The NFL Peaked in 2013
Despite the protestations of ESPN partners, the professional sports bubble is in some jeopardy, and the football bubble is wobbling like sheet of Palmolive on a stiffening breeze. You can see it in the editorial choices made by the world wide leader. What is the lead story this week? NBA free agency. Huh? In the sports market of the past, this was a quiet week for the association, after all NFL training camps are opening. Ten years ago, the NFL combine could overwhelm news from the NBA, NHL, and even the opening of Major League Baseball. Now, NBA drama is drowning out the start of football season. ESPN is offering screen real estate to basketball, baseball, tennis, and soccer…football not as much.
There are many important points to discuss, in this post I am going to stick to the media industries stuff, which is not to say that there are not a lot of other points to make.
This is consistent with the trajectory of the league
Ratings were down last season. Industry explanations included the Presidential election cycle, the economy as a whole, and even baseball. Despite optimism during the later phases of the season, total viewership was down 8%. The league seems willing to talk about this story. Again, huh? This avoids talking about the bigger story: this wasn’t a single cloud on an otherwise sunny day. Ratings were down in 2015 as well. NFL live (a football talk show) ratings were down 13% that year, ESPN as a whole was down 10%. For that season, the NFL was down 3%. Oh, well that must have been the start of it. False. 2014 was a bad year too. Times were pretty good in 2013, the peak of the NFL.
Football writers assert, with little meaningful evidence, the game is more popular than ever. Wildly optimistic predictions are the norm. When things were bad last year, even a slight blip that the bleeding had stopped was taken as evidence that things were better than ever. In terms of total ad spend, non-sports media executives are willing to sign-on to the idea that the NFL will recover and ratings will get back to 2013 levels, at least as long as their networks have connections to sports.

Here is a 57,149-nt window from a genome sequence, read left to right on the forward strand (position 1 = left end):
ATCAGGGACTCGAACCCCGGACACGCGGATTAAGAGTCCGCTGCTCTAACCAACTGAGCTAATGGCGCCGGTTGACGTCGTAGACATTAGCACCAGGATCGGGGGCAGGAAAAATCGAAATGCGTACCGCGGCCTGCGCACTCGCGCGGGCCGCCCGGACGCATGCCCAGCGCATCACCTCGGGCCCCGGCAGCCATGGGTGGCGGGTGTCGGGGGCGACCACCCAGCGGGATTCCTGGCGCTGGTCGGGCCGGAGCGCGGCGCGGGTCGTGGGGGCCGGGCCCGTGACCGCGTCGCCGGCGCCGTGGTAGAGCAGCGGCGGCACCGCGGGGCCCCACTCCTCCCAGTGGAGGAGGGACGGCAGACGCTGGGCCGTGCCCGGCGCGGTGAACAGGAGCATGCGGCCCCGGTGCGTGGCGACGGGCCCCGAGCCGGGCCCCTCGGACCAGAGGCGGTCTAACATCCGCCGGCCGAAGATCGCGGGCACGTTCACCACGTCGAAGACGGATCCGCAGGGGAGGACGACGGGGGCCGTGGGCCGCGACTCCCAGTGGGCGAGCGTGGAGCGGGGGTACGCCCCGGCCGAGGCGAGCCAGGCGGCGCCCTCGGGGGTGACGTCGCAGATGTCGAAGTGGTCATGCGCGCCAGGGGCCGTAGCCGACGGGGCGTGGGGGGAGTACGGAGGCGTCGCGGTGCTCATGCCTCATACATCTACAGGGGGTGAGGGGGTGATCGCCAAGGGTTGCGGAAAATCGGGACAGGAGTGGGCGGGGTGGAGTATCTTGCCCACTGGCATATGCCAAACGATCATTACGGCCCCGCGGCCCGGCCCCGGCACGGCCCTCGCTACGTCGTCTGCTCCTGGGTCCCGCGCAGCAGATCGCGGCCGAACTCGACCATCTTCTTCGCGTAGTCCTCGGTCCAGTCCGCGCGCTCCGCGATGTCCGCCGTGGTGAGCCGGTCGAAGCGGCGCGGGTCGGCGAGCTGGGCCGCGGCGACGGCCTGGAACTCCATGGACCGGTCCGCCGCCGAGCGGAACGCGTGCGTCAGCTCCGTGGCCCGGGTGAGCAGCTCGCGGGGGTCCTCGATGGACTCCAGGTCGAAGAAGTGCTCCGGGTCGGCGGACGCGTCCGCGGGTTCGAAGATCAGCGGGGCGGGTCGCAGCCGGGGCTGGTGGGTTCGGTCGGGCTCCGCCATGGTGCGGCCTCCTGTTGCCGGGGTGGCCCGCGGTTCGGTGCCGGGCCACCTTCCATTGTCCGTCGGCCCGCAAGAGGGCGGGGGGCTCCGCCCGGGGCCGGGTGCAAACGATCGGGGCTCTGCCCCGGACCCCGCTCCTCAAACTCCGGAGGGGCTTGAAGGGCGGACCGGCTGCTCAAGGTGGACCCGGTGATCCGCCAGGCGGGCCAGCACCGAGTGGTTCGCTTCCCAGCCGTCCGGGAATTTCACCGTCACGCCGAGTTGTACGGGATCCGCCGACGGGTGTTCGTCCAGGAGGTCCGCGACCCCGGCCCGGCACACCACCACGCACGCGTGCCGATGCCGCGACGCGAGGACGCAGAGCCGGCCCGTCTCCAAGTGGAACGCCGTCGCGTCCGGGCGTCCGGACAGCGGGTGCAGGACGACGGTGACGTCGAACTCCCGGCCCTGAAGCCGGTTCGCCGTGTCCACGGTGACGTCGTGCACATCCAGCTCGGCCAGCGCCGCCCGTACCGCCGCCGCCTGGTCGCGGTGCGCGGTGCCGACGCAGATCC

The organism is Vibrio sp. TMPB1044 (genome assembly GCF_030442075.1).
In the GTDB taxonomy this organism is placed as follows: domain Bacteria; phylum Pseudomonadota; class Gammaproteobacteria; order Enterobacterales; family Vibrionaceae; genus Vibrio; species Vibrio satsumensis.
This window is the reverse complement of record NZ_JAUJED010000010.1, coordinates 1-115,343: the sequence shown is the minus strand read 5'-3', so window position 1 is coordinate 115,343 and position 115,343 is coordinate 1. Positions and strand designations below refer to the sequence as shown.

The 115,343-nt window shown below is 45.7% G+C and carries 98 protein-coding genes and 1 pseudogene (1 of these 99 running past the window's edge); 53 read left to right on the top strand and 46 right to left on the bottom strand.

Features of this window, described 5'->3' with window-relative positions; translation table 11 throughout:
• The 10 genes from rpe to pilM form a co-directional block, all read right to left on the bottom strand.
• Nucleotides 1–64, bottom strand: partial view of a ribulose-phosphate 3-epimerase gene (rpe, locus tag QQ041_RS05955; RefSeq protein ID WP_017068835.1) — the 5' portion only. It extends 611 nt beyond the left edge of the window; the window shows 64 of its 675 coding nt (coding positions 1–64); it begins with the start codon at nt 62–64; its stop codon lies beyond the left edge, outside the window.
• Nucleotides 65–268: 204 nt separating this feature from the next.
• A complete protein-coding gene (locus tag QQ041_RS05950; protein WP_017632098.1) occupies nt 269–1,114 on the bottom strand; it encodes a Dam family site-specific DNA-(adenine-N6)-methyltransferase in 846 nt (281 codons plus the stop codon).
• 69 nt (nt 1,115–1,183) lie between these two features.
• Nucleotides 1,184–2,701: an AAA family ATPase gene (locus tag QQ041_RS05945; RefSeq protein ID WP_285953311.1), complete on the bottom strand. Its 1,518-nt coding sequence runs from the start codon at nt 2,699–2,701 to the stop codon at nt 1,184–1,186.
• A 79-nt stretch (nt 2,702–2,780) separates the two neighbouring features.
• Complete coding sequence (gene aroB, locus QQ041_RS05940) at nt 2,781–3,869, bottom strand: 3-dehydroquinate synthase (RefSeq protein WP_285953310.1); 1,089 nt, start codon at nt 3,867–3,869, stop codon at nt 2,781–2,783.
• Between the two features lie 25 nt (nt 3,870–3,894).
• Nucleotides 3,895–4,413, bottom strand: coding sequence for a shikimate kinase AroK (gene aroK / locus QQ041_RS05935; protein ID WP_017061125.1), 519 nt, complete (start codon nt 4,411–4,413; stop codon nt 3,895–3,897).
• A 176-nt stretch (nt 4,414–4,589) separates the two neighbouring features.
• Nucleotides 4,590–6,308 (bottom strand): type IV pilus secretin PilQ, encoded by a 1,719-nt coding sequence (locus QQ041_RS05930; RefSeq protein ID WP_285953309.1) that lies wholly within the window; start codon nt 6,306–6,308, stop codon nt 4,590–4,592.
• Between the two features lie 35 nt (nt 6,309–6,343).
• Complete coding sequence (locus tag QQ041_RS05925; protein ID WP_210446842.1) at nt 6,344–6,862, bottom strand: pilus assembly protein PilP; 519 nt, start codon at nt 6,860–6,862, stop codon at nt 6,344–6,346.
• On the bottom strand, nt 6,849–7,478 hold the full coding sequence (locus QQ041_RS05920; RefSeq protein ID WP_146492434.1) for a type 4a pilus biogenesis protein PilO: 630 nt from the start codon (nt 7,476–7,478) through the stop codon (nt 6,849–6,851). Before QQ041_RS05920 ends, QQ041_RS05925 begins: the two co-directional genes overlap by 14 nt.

Advertisers have taken notice: the NFL has had difficulty selling inventory during the upfronts. Movies, cars, and drugs have all fallen off on a sector wide basis. They will likely wait to buy inventory when it suits them during the season. Traditional expectations of clearing ninety percent of inventory before the season starts are out the window. For those of you not familiar with media buying, the vast majority of ad inventory is sold far in advance during the “upfronts.” 90% of advertising was sold in one two-week window. Strategically, you don’t want to sell all of your inventory upfront, but you definitely don’t want to end up with your upfront allocated inventory unsold. Upfront sales have an important role in debt service and other business matters.
Some of this drop-off is the result of the league being less than transparent about advertising products. Hyundai spent quite a bit of money to become the official car of the NFL, only for the league to then offer an official truck sponsorship the next year (overlapping with the Hyundai contract). With trucks being bigger, better, and dearer than cars for the NFL audience this would seem like a betrayal. Expensive sponsorship products are some of the weakest products in the market today. In stadium advertising is a considerably better investment.
There are still plenty of folks looking to buy advertising, but the league will increasingly depend on scatter markets throughout the season.
Viagra for everyone
If you were not previously aware, a drug known as Viagra treats erectile dysfunction. ED treatment firms have purchased vast inventories of advertising over the years. The problem: Viagra is going off-patent. Drugs with generic versions are not supported with adverting campaigns. These ads fit with the affect of the football program: often featuring an older man with a much younger woman as a fantasy qua joke. Of course, drug ads will continue. But for which drugs?
Opvido, Keytruda, another advanced cancer drug. If you watch Wheel of Fortune, you know about this drug and the long form commercials offering extended life with stage four lung cancer. Costly immune modulators are among the leading drug products seeing advertising as they could literally spend a lifetime of health insurance pay-ins in a matter of months. These are fascinating, effective, expensive drugs. At these levels, national advertising is very much a possibility. Viagra was targeting a wide swath of men looking for a low cost pill. These other drugs target a narrow band of customers looking to spend a fortune. Surely folks watching the game will google the drug and see the price. Health care debates will follow.